If you're a woman and you say "I hate girls," then we have problems.
Well, to be fair, regardless of gender, if you say "I hate girls," then we're going to have problems.
However, I am especially offended when girls tell me that they hate their own gender. Condemning your entire gender and, in doing so, limiting us to a list of stereotypes is damaging and ignorant.
"Girls are too catty."
"I don't know how to talk to other girls."
"Girls have too much drama."
These are the most common excuses for this ridiculous little catchphrase, and I've had it. Females are not inferior, nor are they more prone to drama. Seriously, some of the most dramatic, catty individuals I have ever known have been men.
Women get a bad rap, and it's up to us to help support each other. We're not competitors and we shouldn't be treating each other as if we were. It only serves as proof of an outdated, harmful stereotype that is constantly used against us: the girl vs. girl stereotype. This stereotype is rampant in American culture. We're pitted against each other time and time again in movies and on TV shows. Usually, we're fighting over, you guessed it, some guy...though occasionally we get to fight over a job position or social status. Regardless of the reward, these competitions are ridiculous and only encourage us to view each other as potential threats rather than colleagues or companions. Essentially, this stereotype teaches us to base our self esteem on defeating the women around us and coming out on top.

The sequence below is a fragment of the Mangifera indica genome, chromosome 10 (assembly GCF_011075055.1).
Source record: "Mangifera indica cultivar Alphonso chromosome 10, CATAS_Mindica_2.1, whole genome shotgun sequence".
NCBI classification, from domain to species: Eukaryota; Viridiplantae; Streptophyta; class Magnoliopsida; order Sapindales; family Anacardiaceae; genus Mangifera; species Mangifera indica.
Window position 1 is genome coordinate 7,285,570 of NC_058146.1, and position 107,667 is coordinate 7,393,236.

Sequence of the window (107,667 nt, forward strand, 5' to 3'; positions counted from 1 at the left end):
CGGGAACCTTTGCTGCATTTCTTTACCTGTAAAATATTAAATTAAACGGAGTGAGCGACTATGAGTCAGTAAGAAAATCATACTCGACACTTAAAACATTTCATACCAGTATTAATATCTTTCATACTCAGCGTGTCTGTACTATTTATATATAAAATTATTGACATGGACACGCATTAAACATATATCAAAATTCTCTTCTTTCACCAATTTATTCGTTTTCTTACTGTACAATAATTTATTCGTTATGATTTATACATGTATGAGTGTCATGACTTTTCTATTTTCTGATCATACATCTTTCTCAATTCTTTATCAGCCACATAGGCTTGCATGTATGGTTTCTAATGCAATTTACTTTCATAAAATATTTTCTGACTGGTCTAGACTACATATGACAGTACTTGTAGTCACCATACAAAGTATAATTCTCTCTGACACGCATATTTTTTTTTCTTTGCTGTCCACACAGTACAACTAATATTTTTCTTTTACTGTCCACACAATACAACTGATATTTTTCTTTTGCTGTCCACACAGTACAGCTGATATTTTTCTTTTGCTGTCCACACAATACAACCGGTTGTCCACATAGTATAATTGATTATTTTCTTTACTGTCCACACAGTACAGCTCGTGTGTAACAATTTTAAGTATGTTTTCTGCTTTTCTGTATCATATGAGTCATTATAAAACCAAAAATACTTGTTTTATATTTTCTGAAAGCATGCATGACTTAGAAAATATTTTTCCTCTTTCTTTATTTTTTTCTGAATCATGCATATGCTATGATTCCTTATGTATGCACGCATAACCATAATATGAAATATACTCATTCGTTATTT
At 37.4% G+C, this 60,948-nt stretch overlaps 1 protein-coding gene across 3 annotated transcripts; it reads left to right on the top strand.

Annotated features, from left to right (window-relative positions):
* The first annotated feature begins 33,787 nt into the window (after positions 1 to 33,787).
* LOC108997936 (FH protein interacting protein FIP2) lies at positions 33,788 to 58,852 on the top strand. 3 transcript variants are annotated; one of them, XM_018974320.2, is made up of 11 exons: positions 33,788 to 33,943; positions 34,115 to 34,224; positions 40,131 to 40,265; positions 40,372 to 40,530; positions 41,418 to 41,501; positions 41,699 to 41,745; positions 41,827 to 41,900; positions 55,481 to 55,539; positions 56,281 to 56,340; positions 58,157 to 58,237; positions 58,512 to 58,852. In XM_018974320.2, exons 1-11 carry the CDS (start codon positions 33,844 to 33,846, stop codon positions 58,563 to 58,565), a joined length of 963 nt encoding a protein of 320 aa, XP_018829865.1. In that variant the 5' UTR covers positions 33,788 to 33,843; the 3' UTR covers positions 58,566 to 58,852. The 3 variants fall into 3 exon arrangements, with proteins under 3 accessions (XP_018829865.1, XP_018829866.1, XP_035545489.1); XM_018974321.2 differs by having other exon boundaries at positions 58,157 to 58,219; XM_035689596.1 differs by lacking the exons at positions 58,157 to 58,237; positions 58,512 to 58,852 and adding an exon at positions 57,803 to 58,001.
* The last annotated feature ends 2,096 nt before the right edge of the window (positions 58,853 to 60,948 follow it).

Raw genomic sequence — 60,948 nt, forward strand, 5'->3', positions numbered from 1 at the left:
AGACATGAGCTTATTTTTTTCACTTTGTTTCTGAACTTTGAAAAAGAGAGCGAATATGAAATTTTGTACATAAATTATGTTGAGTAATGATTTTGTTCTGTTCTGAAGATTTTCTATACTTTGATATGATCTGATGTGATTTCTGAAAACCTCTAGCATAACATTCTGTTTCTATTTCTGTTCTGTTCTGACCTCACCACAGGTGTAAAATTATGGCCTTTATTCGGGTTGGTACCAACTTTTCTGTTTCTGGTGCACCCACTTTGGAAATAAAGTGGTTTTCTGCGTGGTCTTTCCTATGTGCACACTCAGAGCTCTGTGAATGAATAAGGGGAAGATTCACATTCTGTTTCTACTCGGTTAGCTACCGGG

I urge you to break the mold and support the women around you. This shift has to happen within yourself, as in you have to actually start viewing women in a positive light and accepting them for who they are. Then, you have to start championing for women wherever you go. That means that when people start gossiping about a girl, whether it be about her sex life or her spiritual journey, you have to step up and put a stop to it. When your "really close" guy friend talks about treating the girl he's dating poorly, you have to speak up.
To be pro-girl, you have to take a stand against the way our culture portrays us, and that starts with your thoughts and the people around you.